One of the skills I had to learn over the years was how to ask for help. Everything from asking for help with work, to finding someone to give me a hand when I didn’t feel well, it wasn’t something that came naturally to me. I liked to think that I could do just about anything on my own and it took me a while to figure out how to ask for help. I’ve had to ask for even more help recently as pregnancy has changed some of my ability to haul groceries or lift things or do a variety of physical tasks that used to be no problem. But I’m now needing to learn a new skill.
The desire to help out is a wonderful one. It can make everyone feel better about themselves – the person getting help can feel supported and the person helping can feel needed. It’s why when I used to have people over I’d try to leave some easy cooking elements undone so that when someone offered to help there was cheese to grate or sauces to put in bowls. But Princess Harley is coming and it’s not like I can just leave something undone for her to make someone else feel important.
And realistically, I don’t want to. In fact, Dean and I have agreed that for the first two weeks, we want to be left pretty much alone with her. Sure, people can come and meet her and then go away, but we really don’t want anyone around for those early days. We know it will be stressful and overwhelming and exhausting, but it will also be such a special time for us to meet our daughter and get to know her. To learn how she likes to be held, to learn the noises she makes and what she wants and needs. The last thing I want is for someone “helpful” to show me how I “should” be doing all those things – I want to figure it out on my own, to muddle my way through it with Dean.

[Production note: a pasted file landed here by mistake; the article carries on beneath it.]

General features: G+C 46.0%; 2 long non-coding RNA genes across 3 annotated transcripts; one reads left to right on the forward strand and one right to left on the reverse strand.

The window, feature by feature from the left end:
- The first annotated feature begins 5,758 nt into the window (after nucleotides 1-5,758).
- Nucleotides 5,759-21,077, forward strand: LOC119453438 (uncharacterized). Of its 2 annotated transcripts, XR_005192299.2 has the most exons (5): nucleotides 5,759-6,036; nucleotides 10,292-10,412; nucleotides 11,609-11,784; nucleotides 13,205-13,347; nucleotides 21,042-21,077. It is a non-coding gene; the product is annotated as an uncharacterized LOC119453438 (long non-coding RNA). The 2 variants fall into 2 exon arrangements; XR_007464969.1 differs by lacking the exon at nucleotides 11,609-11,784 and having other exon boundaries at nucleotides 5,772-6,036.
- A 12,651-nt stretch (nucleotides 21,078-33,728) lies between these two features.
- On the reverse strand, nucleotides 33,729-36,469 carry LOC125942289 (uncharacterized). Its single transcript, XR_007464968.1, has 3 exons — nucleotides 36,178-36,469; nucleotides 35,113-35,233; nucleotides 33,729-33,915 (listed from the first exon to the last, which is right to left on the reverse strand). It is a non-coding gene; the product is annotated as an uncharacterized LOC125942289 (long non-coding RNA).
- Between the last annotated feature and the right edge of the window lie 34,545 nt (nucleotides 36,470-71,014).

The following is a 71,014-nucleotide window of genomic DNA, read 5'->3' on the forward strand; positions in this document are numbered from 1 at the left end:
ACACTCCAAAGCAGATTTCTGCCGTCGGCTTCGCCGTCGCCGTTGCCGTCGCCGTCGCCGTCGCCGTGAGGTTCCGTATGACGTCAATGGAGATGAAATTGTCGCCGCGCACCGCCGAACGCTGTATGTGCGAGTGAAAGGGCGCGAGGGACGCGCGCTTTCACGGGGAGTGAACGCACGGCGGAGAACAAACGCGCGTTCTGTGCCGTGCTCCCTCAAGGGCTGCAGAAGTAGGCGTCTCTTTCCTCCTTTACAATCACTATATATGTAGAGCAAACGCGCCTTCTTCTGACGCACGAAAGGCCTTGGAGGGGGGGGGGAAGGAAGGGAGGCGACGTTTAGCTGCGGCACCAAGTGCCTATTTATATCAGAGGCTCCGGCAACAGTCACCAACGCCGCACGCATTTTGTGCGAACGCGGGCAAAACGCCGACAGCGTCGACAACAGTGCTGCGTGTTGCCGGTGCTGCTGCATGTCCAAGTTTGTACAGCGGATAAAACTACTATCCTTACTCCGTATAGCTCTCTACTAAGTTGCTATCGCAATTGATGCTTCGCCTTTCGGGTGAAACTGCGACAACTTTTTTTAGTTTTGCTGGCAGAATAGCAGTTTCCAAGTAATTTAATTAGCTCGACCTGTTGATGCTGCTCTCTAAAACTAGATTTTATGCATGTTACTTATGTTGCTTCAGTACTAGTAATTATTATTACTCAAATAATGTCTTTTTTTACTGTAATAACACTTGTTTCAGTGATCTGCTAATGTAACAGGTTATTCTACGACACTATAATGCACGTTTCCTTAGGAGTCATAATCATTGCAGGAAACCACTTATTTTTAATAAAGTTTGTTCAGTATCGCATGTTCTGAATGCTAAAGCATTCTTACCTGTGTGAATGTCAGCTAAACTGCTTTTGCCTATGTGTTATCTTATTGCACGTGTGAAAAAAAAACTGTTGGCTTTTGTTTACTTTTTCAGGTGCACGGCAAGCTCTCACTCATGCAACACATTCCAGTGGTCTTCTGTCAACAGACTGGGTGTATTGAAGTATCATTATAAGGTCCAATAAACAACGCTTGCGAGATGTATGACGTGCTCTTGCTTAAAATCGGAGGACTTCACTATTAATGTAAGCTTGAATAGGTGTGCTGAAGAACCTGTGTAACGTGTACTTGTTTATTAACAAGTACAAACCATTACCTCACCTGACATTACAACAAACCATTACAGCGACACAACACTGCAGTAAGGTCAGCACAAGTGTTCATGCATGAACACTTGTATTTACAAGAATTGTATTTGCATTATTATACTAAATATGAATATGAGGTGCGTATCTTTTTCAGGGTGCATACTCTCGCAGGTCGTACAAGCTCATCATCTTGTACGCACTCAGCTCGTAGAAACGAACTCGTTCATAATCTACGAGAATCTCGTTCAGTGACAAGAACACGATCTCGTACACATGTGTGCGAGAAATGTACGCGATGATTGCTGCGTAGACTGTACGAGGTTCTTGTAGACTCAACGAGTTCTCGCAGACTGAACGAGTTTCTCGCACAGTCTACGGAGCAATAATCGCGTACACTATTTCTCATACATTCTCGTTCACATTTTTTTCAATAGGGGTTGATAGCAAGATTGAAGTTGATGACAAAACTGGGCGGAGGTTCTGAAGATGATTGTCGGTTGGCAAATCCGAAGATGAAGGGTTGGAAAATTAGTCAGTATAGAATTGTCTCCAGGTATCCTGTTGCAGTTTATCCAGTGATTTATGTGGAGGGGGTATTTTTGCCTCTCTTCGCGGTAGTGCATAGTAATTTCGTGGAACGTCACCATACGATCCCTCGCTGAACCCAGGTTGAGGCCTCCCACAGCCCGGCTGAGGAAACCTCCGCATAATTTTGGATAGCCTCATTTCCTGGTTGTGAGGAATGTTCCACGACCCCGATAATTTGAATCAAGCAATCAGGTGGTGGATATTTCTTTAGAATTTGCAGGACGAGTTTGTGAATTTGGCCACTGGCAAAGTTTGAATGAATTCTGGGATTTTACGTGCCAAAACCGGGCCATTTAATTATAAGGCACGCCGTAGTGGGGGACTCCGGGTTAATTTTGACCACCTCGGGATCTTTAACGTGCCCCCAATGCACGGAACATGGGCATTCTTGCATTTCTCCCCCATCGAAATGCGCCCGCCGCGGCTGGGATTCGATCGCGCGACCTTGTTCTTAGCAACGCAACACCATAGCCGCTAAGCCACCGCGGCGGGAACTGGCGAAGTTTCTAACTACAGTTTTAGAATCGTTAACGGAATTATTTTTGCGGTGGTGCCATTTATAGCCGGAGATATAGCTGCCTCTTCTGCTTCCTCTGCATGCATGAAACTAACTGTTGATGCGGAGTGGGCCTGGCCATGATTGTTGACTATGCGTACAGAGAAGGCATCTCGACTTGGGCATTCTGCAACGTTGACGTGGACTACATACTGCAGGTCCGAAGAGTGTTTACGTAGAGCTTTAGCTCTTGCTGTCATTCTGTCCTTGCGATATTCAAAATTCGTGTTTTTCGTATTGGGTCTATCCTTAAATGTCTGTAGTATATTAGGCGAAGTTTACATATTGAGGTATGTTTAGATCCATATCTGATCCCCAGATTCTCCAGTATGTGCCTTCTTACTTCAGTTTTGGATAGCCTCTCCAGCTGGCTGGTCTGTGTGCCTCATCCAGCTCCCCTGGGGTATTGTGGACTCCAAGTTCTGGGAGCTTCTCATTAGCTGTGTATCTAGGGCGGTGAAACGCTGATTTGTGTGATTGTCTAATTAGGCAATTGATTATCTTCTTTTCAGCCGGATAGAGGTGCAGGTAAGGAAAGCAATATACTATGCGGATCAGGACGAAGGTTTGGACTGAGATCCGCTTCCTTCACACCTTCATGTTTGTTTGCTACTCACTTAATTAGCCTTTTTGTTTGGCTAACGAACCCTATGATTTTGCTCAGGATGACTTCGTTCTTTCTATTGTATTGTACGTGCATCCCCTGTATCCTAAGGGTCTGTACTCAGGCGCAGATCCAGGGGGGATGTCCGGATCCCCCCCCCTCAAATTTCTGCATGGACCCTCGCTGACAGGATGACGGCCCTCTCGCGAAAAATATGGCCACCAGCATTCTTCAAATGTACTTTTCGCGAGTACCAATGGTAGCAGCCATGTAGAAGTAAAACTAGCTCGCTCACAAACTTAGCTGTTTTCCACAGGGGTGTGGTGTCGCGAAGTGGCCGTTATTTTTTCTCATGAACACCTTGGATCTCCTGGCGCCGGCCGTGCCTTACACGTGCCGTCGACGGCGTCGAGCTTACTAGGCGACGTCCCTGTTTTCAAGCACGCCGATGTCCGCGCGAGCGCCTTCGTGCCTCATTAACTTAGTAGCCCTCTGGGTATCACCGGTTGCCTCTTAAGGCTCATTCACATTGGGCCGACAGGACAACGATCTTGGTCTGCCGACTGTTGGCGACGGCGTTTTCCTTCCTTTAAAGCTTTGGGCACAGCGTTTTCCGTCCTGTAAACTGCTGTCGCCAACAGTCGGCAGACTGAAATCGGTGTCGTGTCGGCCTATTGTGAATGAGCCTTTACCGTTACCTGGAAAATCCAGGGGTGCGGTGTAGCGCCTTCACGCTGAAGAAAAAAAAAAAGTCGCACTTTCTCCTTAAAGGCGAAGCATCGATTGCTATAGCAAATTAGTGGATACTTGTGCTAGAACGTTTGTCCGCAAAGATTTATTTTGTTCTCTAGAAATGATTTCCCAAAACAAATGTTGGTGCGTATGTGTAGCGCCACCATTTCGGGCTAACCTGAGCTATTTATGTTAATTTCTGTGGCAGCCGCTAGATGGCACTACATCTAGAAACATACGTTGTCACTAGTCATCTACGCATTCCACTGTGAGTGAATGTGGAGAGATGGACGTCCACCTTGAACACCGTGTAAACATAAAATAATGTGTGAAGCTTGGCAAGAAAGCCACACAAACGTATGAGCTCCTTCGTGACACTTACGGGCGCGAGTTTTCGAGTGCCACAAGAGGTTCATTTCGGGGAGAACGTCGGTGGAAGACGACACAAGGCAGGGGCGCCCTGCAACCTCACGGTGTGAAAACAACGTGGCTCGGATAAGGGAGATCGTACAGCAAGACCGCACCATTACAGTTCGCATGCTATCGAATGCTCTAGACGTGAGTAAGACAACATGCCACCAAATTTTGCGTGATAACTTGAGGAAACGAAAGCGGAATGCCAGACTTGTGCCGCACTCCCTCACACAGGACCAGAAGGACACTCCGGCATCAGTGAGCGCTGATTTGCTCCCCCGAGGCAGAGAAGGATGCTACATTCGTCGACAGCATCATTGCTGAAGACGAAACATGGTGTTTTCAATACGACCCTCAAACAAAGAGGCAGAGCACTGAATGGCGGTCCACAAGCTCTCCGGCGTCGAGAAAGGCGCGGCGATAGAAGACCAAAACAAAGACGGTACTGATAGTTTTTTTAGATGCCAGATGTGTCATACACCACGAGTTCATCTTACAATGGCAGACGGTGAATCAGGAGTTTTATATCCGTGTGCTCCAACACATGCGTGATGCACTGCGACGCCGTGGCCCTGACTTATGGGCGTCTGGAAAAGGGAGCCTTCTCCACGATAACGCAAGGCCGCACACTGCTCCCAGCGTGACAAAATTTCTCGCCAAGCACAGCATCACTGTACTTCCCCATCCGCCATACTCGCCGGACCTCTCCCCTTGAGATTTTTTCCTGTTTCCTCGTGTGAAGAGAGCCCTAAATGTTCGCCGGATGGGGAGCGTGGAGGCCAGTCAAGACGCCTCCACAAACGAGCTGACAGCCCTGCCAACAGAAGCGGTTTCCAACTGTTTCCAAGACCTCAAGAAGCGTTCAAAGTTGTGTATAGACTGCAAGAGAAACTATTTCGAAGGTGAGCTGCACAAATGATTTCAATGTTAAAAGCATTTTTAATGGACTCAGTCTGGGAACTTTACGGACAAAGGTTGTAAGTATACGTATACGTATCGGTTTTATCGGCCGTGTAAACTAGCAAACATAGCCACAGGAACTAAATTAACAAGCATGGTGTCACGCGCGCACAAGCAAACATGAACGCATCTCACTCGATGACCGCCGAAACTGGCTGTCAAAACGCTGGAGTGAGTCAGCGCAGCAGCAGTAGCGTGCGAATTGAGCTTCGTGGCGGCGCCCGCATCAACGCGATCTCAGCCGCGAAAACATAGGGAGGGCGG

Of course, doing things our own way is going to be a fight we’ll have for her whole life. I already know and accept this. But it seems that already I will need to learn how to say no to offers of help that simply aren’t wanted, even if the intentions are kind. I’m happy to hear all the advice people have to give, some of it has been incredibly helpful. However, I still need to come to my own decisions with Dean about how we want to do things. I plan to breastfeed, and we plan to use cloth nappies and disposable wipes. I still have mixed feelings about sleep training. I don’t plan to give her pacifiers/dummies, although I might go back on that assertion. I already know that all my best-laid plans will probably be foiled, and that’s okay.
I suppose the most helpful thing anyone can do now is just tell me that they support our decisions, whatever those decisions might be. And then support me and Dean when we change our minds ten more times. And I apologize in advance if I refuse help in a way that seems rude or ungrateful. I really will ask for help when I need it, but I’m also just so excited to do so many things on our own. To hold her little hands, to watch Dean figure out how to give her bath, to laugh while we decide how to deal with the cloth nappies. Sure, we will mess up, but that’s part of the adventure, right?
It’s a new skill I’ll need to learn, along side breast feeding and how to hold my little munchkin. I need to learn how to ask for the help I need, and how to turn down the help that isn’t helpful. I’m sure there will be fights and hurt feelings, but I suppose I’ll have to learn how to get through that, too.